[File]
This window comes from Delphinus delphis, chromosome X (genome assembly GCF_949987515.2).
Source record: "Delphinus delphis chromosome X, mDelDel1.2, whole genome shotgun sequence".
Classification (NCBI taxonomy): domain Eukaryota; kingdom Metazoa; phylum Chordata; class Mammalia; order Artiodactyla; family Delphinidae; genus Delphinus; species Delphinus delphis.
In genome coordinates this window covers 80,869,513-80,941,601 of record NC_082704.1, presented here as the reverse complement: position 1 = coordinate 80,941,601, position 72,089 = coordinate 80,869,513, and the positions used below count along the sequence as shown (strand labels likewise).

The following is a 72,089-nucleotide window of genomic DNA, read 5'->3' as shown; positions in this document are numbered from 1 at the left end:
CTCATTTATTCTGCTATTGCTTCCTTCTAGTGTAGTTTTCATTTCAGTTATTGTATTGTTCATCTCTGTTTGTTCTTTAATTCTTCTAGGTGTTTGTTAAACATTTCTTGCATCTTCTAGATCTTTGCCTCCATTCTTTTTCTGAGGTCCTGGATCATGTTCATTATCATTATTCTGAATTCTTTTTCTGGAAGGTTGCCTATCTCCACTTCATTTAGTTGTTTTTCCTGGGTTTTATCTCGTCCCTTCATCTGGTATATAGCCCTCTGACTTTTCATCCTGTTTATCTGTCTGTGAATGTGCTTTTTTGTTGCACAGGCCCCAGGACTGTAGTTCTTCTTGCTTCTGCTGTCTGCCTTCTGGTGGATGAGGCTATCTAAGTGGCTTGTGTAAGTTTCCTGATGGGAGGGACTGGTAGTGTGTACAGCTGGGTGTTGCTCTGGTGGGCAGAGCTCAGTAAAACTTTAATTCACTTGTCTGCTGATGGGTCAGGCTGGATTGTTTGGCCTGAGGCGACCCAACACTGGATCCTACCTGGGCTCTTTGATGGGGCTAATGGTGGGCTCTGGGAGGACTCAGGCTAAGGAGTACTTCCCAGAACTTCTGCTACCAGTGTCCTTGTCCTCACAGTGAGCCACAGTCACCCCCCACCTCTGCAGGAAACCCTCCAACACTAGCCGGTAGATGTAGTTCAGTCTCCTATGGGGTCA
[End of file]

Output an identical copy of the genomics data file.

This window comes from Delphinus delphis, chromosome X (genome assembly GCF_949987515.2).
Source record: "Delphinus delphis chromosome X, mDelDel1.2, whole genome shotgun sequence".
Classification (NCBI taxonomy): domain Eukaryota; kingdom Metazoa; phylum Chordata; class Mammalia; order Artiodactyla; family Delphinidae; genus Delphinus; species Delphinus delphis.
In genome coordinates this window covers 80,869,513-80,941,601 of record NC_082704.1, presented here as the reverse complement: position 1 = coordinate 80,941,601, position 72,089 = coordinate 80,869,513, and the positions used below count along the sequence as shown (strand labels likewise).

The following is a 72,089-nucleotide window of genomic DNA, read 5'->3' as shown; positions in this document are numbered from 1 at the left end:
CTCATTTATTCTGCTATTGCTTCCTTCTAGTGTAGTTTTCATTTCAGTTATTGTATTGTTCATCTCTGTTTGTTCTTTAATTCTTCTAGGTGTTTGTTAAACATTTCTTGCATCTTCTAGATCTTTGCCTCCATTCTTTTTCTGAGGTCCTGGATCATGTTCATTATCATTATTCTGAATTCTTTTTCTGGAAGGTTGCCTATCTCCACTTCATTTAGTTGTTTTTCCTGGGTTTTATCTCGTCCCTTCATCTGGTATATAGCCCTCTGACTTTTCATCCTGTTTATCTGTCTGTGAATGTGCTTTTTTGTTGCACAGGCCCCAGGACTGTAGTTCTTCTTGCTTCTGCTGTCTGCCTTCTGGTGGATGAGGCTATCTAAGTGGCTTGTGTAAGTTTCCTGATGGGAGGGACTGGTAGTGTGTACAGCTGGGTGTTGCTCTGGTGGGCAGAGCTCAGTAAAACTTTAATTCACTTGTCTGCTGATGGGTCAGGCTGGATTGTTTGGCCTGAGGCGACCCAACACTGGATCCTACCTGGGCTCTTTGATGGGGCTAATGGTGGGCTCTGGGAGGACTCAGGCTAAGGAGTACTTCCCAGAACTTCTGCTACCAGTGTCCTTGTCCTCACAGTGAGCCACAGTCACCCCCCACCTCTGCAGGAAACCCTCCAACACTAGCCGGTAGATGTAGTTCAGTCTCCTATGGGGTCA